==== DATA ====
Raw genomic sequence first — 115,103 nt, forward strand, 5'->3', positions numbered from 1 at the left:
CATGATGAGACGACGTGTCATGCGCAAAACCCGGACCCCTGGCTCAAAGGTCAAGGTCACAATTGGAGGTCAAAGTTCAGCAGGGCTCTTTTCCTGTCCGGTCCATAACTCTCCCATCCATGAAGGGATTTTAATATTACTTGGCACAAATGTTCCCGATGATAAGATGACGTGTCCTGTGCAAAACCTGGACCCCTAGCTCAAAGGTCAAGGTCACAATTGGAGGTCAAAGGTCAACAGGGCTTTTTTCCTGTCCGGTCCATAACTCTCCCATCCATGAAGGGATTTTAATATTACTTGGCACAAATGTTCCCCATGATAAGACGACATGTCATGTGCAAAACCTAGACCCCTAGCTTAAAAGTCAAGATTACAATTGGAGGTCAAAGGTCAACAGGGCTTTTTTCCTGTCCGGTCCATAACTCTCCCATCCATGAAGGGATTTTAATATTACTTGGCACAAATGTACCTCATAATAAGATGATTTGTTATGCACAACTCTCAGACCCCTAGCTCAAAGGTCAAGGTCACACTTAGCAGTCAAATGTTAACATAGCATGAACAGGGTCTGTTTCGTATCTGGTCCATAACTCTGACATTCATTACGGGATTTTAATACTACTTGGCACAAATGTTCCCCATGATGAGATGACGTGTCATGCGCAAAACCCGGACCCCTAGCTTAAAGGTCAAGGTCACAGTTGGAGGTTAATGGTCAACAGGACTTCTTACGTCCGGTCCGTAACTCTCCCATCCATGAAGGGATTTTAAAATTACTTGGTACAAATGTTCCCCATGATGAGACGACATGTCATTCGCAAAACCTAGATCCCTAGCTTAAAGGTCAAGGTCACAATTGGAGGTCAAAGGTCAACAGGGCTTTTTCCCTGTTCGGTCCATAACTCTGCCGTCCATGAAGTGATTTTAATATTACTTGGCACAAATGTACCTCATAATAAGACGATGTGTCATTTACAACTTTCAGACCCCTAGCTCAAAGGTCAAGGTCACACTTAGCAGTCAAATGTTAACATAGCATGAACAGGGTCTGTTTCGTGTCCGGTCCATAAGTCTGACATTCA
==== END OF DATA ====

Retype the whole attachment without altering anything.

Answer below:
Raw genomic sequence first — 115,103 nt, forward strand, 5'->3', positions numbered from 1 at the left:
CATGATGAGACGACGTGTCATGCGCAAAACCCGGACCCCTGGCTCAAAGGTCAAGGTCACAATTGGAGGTCAAAGTTCAGCAGGGCTCTTTTCCTGTCCGGTCCATAACTCTCCCATCCATGAAGGGATTTTAATATTACTTGGCACAAATGTTCCCGATGATAAGATGACGTGTCCTGTGCAAAACCTGGACCCCTAGCTCAAAGGTCAAGGTCACAATTGGAGGTCAAAGGTCAACAGGGCTTTTTTCCTGTCCGGTCCATAACTCTCCCATCCATGAAGGGATTTTAATATTACTTGGCACAAATGTTCCCCATGATAAGACGACATGTCATGTGCAAAACCTAGACCCCTAGCTTAAAAGTCAAGATTACAATTGGAGGTCAAAGGTCAACAGGGCTTTTTTCCTGTCCGGTCCATAACTCTCCCATCCATGAAGGGATTTTAATATTACTTGGCACAAATGTACCTCATAATAAGATGATTTGTTATGCACAACTCTCAGACCCCTAGCTCAAAGGTCAAGGTCACACTTAGCAGTCAAATGTTAACATAGCATGAACAGGGTCTGTTTCGTATCTGGTCCATAACTCTGACATTCATTACGGGATTTTAATACTACTTGGCACAAATGTTCCCCATGATGAGATGACGTGTCATGCGCAAAACCCGGACCCCTAGCTTAAAGGTCAAGGTCACAGTTGGAGGTTAATGGTCAACAGGACTTCTTACGTCCGGTCCGTAACTCTCCCATCCATGAAGGGATTTTAAAATTACTTGGTACAAATGTTCCCCATGATGAGACGACATGTCATTCGCAAAACCTAGATCCCTAGCTTAAAGGTCAAGGTCACAATTGGAGGTCAAAGGTCAACAGGGCTTTTTCCCTGTTCGGTCCATAACTCTGCCGTCCATGAAGTGATTTTAATATTACTTGGCACAAATGTACCTCATAATAAGACGATGTGTCATTTACAACTTTCAGACCCCTAGCTCAAAGGTCAAGGTCACACTTAGCAGTCAAATGTTAACATAGCATGAACAGGGTCTGTTTCGTGTCCGGTCCATAAGTCTGACATTCA